The Brussels Joint Community Commission will carry out 30,400 vaccinations this week, which is one fifth less than those available last week.
The lower availability is due to the announced decrease in the supply of the Astrazeneca vaccine, according to Inge Neven, head of the hygiene inspection service of the Brussels bicommunal institution.
In the past week, the nine Brussels vaccination centres have carried out 35,000 vaccinations out of the 38,000 doses announced, which is much more than in previous weeks.
According to Neven, the number of doses and therefore of available vaccination slots will rise again in a week's time to 43,040 due to the increased number of vaccines promised by Pfizer.
At cruising speed, the ten Brussels centres will have a capacity of 80,000 doses per week.
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So far, 166,000 doses have been administered in the capital, of which nearly 122,000 were first doses and just over 44,000 were second doses.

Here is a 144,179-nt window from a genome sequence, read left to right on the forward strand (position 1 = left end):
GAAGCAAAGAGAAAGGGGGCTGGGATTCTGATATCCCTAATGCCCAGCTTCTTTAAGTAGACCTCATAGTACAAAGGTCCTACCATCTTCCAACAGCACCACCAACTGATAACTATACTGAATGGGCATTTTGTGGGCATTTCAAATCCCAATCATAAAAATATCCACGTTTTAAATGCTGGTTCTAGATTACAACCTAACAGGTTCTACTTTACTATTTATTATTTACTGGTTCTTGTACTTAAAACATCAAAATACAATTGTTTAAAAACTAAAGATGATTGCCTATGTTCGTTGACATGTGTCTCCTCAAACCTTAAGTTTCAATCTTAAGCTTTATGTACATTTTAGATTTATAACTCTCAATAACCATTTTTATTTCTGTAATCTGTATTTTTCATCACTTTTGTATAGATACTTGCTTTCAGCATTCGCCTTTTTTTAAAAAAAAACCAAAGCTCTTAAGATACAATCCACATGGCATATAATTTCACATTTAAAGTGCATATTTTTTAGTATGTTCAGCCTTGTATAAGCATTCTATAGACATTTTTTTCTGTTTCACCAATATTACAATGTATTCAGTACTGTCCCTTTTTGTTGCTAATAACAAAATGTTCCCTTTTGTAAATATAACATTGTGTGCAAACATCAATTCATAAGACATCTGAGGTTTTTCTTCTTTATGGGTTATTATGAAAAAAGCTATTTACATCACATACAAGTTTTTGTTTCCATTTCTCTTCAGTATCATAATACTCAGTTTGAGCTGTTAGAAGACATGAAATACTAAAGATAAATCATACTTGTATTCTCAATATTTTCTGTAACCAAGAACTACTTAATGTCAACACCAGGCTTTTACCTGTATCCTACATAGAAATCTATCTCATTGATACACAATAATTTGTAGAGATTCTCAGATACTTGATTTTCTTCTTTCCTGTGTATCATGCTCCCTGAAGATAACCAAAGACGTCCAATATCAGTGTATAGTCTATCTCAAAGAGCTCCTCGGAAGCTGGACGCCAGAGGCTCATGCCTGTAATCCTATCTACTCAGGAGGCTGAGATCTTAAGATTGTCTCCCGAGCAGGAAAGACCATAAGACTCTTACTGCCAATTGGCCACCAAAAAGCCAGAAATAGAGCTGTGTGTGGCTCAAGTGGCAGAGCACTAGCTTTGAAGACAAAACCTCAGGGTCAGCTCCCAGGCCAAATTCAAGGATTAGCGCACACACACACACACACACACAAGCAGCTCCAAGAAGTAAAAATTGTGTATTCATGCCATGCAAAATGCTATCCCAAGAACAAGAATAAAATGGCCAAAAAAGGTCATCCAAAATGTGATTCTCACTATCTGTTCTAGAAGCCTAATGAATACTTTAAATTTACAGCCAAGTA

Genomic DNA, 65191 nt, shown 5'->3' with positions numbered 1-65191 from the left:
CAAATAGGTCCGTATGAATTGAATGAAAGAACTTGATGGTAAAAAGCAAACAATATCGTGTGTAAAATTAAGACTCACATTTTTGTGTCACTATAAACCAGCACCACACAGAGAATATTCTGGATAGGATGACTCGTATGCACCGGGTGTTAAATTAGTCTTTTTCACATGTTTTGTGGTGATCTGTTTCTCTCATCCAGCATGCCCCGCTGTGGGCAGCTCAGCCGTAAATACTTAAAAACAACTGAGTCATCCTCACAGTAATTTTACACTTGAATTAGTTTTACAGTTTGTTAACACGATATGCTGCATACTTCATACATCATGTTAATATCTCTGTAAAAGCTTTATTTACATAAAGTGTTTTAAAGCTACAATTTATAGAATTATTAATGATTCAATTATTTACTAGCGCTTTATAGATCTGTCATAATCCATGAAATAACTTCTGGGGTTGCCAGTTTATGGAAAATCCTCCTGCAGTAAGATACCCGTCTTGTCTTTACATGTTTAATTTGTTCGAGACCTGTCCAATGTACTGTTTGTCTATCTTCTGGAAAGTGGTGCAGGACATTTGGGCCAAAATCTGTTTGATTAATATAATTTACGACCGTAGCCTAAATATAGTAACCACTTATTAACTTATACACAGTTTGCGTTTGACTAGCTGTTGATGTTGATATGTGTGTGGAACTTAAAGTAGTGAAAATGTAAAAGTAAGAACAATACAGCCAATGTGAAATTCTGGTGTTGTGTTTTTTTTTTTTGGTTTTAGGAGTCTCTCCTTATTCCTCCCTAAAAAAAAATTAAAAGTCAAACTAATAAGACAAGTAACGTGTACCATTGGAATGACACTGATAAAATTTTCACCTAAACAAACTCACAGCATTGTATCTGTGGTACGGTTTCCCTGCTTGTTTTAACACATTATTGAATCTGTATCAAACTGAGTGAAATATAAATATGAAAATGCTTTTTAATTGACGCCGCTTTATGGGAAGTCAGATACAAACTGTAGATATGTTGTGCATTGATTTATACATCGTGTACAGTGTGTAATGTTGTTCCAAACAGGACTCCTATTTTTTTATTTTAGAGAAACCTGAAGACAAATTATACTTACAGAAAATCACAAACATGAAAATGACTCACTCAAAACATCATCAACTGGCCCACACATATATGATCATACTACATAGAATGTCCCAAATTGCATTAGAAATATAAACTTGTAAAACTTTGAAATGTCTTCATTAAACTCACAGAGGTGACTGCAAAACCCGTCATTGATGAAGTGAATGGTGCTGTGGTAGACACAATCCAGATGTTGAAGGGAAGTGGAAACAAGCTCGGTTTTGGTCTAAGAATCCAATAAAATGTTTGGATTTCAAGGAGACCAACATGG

The vaccination rate in Brussels is 60%, “which is not huge,” said Inge Neven, who concedes that there is still resistance from people when it comes to getting vaccinated despite the awareness-raising that is being carried out, including at individual level.
Last week, the waiting lists for appointments were opened to applicants aged 72 and over, and this week they will be opened to those aged 69 and over with or without an invitation. From next week, we will start with 65+.
Subject to approval of the required legal framework on 2 April, vaccination of people with risk factors aged 18-64 will begin on 6 April, Neven said.
It is possible to check one's own status via a website.
The Brussels Times